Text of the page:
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For decades the US had the highest proportion of students attending university and reflecting this, among 55 to 64 year olds, almost a third of all graduates in the world’s major economies are US citizens.
However, this is rapidly changing among younger generations. The number of 25-34 year old graduates in China is predicted to increase by 300% by 2030, compared with an increase of 30% in Europe. Furthermore, students in China and the USA are much more likely to study science, technology, engineering or maths (STEM). By 2030, China and India could account for more than 60% of the STEM graduates in major economies compared with an estimated 8% in Europe and 4% in the USA. The STEM subjects are most relevant to a country’s innovation and technological advance.
The UK has 10 universities in the top 100 of the world best according to the Times Higher Education reputation rankings but Asia now has 17, up from 10 in 2015.
We have recently visited a number of UK manufacturers who have highlighted the challenge of recruiting sufficient engineering graduates from the UK. One company has even established an educational facility on part of its site for use by schools to encourage more children to become interested in engineering at an early age. Now that really is what you call long-term planning!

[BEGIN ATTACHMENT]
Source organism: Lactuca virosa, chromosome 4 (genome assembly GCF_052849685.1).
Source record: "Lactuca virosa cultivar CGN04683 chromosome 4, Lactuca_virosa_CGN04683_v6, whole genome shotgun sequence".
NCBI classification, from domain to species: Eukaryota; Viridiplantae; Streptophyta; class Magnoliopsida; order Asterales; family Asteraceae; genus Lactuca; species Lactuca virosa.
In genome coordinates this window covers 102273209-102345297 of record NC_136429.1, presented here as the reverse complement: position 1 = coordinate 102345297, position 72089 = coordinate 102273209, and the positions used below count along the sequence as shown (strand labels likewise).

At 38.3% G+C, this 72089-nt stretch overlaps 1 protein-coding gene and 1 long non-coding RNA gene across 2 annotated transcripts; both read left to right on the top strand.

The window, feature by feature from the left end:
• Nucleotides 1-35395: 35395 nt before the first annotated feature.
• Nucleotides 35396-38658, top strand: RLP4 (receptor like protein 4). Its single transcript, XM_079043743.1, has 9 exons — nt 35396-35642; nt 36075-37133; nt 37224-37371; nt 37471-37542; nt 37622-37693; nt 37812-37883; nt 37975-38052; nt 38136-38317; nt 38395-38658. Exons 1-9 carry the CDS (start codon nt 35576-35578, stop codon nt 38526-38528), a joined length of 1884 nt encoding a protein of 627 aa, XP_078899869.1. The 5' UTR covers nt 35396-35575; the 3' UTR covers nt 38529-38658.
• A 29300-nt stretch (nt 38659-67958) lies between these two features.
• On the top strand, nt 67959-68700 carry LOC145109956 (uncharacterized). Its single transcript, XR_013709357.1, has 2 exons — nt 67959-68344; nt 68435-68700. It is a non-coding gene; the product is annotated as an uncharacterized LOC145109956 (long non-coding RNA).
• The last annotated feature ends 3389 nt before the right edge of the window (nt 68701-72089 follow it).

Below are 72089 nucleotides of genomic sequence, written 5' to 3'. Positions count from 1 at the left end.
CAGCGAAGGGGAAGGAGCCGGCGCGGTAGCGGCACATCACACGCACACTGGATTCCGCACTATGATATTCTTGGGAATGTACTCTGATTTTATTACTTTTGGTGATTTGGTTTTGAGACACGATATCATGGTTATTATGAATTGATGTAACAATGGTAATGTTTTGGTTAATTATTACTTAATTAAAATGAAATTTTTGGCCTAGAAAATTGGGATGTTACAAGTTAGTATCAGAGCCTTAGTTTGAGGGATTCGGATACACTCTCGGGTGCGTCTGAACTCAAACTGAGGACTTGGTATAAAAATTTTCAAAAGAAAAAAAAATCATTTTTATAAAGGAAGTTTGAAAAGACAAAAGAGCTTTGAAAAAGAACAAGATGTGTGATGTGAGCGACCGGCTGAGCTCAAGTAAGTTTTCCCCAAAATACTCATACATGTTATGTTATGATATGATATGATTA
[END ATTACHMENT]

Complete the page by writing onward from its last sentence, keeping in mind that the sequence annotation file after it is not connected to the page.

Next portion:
What have we been watching?
There was something of a sell- off in commodity shares at the beginning of last week on concerns about the global growth outlook but also possibly due to comments in a leading Chinese newspaper that the government might begin to ease off on its previously aggressive stimulus measures. However, over the weekend there was more disappointing data from China but a PBoC statement suggesting monetary policy would continue to support growth. In the UK, with six weeks to go until polling day, the BoE ‘fanned the flames’ of the raging EU referendum debate by making its most outspoken comments to date by warning of recession danger in the event of a Leave vote. The head of the IMF also said a vote by the UK to leave the EU would have ‘pretty bad, to very, very bad’ consequences globally.
The shadow of Brexit continued to overhang many UK consumer focused companies. A leading UK builders merchants highlighted that uncertainty over the outcome of the EU referendum appears to be having a bearing on current activity levels. By comparison, a major housebuilder said that the EU referendum has had no discernible effect on its business with strong demand. However a European business survey published in the FT found that 83% of UK finance directors questioned, suggested there was a high level of financial and economic uncertainty facing their businesses. This was reflected in a marked decline in recruitment expectations compared to other European countries and the weakest outlook for capital investment. The CBI cut its UK growth forecast for 2016 and 2017 from 2.3% and 2.1% to 2%. It said a ‘dark cloud of uncertainty’ over global growth and the outcome of the EU referendum is chilling growth.